I have been extremely fortunate to have surrounded myself with several average millionaires. Their insights and accomplishments have helped hone my investing strategy.

In my case, it boils down to the unemotional nuts and bolts of investing.  The investing math works all the time. I just have to put enough money into tax sheltered accounts and it will grow.

My goals are:

  1. Contribute monthly to my Roth IRA to ensure I max out my Roth IRA each year;
  2. Invest in my 401k and get my employer match;
  3. Make additional principal payments on my mortgage each month so I can retire my mortgage well ahead of schedule;
  4. Continue to live on a frugal budget to ensure I achieve my financial, investing, and retirement goals;
  5. Read several investing books each year. I read a minimum of 6/year;
  6. Stay focused on the boring investment strategy that is proven to create wealth. Avoid the seduction of exotic investments which generally have unpredictable results;
  7. Celebrate investing milestones. I think of investing milestones as multiples of my gross income such as “ will I amass a nest egg that is 5 times, 10 times, 15 times, 20 times my annual income”?

What long-term goals have you set which you want to reach through investing?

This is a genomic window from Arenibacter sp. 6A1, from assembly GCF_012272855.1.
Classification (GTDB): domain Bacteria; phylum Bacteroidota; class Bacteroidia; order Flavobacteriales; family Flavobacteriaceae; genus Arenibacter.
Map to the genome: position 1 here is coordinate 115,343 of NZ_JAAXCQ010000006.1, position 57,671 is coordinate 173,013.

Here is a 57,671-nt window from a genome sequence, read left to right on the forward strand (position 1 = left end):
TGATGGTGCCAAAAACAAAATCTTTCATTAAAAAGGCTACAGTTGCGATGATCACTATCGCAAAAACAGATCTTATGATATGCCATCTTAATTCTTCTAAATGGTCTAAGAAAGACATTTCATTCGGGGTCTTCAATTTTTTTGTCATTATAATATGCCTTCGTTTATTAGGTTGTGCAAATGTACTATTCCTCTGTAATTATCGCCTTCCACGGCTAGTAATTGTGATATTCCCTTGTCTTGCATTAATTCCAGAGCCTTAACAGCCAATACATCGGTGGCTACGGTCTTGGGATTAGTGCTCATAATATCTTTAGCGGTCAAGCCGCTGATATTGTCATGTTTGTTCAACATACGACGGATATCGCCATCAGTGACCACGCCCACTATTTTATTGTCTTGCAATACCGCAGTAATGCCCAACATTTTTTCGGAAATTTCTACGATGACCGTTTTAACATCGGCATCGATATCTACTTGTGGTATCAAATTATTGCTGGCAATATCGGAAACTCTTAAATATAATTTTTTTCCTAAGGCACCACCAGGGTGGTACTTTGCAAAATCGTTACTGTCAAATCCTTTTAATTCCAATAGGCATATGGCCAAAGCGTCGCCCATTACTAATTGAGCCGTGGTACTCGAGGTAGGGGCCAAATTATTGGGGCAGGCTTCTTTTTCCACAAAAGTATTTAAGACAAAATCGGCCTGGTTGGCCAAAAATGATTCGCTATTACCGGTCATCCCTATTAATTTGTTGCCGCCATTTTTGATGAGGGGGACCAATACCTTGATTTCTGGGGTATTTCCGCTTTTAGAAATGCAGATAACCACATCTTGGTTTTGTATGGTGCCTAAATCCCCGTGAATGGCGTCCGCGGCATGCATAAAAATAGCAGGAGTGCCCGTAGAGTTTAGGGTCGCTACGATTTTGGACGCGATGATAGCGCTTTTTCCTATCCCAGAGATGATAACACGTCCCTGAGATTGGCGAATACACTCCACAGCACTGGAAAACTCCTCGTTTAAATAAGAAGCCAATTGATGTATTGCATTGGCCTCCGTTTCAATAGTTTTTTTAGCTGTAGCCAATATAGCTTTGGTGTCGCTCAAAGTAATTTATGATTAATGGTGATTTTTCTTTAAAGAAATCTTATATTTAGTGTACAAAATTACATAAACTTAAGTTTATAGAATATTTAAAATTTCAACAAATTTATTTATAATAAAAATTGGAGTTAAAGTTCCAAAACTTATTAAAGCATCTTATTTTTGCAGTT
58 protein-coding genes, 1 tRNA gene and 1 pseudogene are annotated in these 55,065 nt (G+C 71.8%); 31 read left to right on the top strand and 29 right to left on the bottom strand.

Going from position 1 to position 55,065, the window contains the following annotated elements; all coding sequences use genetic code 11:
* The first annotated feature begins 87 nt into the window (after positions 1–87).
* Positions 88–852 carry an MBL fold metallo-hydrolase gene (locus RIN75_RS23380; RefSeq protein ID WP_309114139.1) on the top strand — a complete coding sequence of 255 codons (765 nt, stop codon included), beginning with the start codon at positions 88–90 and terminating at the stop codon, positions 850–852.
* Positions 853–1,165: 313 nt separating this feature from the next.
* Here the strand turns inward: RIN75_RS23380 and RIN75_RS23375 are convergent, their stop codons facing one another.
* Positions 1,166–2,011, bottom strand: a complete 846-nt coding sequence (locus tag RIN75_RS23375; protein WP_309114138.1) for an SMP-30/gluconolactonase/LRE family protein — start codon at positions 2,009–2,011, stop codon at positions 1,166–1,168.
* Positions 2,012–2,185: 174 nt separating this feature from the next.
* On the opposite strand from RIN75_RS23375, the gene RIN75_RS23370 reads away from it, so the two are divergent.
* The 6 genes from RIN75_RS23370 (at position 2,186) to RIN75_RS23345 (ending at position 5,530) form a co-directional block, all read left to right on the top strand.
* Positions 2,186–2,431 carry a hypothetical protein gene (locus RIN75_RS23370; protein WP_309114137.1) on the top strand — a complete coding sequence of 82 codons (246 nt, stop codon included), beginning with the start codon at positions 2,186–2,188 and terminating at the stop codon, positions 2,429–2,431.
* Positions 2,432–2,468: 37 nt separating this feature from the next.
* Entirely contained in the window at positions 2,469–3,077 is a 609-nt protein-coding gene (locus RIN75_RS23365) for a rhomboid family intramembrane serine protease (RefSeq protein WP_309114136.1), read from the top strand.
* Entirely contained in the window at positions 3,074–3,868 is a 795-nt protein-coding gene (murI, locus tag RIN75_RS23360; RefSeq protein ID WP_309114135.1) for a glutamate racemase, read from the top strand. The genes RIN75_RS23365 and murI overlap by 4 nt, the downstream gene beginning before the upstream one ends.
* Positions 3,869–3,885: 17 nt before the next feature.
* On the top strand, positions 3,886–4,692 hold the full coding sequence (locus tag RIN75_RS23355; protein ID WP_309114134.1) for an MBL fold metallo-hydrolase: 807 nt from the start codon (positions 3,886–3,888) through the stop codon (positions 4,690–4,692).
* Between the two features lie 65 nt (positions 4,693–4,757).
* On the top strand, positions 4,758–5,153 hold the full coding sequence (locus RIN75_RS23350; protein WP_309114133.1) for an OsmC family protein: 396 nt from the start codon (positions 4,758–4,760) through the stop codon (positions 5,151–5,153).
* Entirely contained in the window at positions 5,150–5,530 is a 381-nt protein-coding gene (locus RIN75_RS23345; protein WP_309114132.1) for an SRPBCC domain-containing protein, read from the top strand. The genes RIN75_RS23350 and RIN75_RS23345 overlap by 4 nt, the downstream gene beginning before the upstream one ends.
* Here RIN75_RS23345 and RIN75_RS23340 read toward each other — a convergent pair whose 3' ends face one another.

Our goal is to build a nest egg equal to 20 times our annual income by the time we retire (this goal has specific milestones but I am reluctant to divulge details as I am a very private individual).

Before you impart your final thoughts, are there any particular individuals you can think of whom you admire because they built a secure future on a modest income?

Earl Crowley. Now that is someone who built a reasonably secure financial future from a very modest income.

Your final thoughts?

Beware of so-called “financial experts”.

There is a ton of valuable free information available to help you manage your own money.

Every investor should learn the basics of finance because financial illiteracy is extremely costly.

In my case I was lucky to find a friend, a mentor, and a “millionaire next door” who kept feeding me books!

Henry, thank you so much for sharing your thoughts with us. Truly appreciated!

Thank you for giving me the opportunity to share my thoughts on a subject matter that is dear to me.

Do you set goals in a similar manner as Henry? How has goal setting impacted your life?

Note: I sincerely appreciate the time you took to read this post. As always, please leave any feedback and questions you may have in the “Contact Me Here” section to the right.

Disclaimer: I have no knowledge of your individual circumstances and am not providing individualized advice or recommendations. I encourage you not to make any investment decision without conducting your own research and due diligence. You should also consult your financial advisor about your specific situation.

Henry wrote this article and it expresses his opinions. In addition, he is not receiving compensation for it.

Thanks for reading.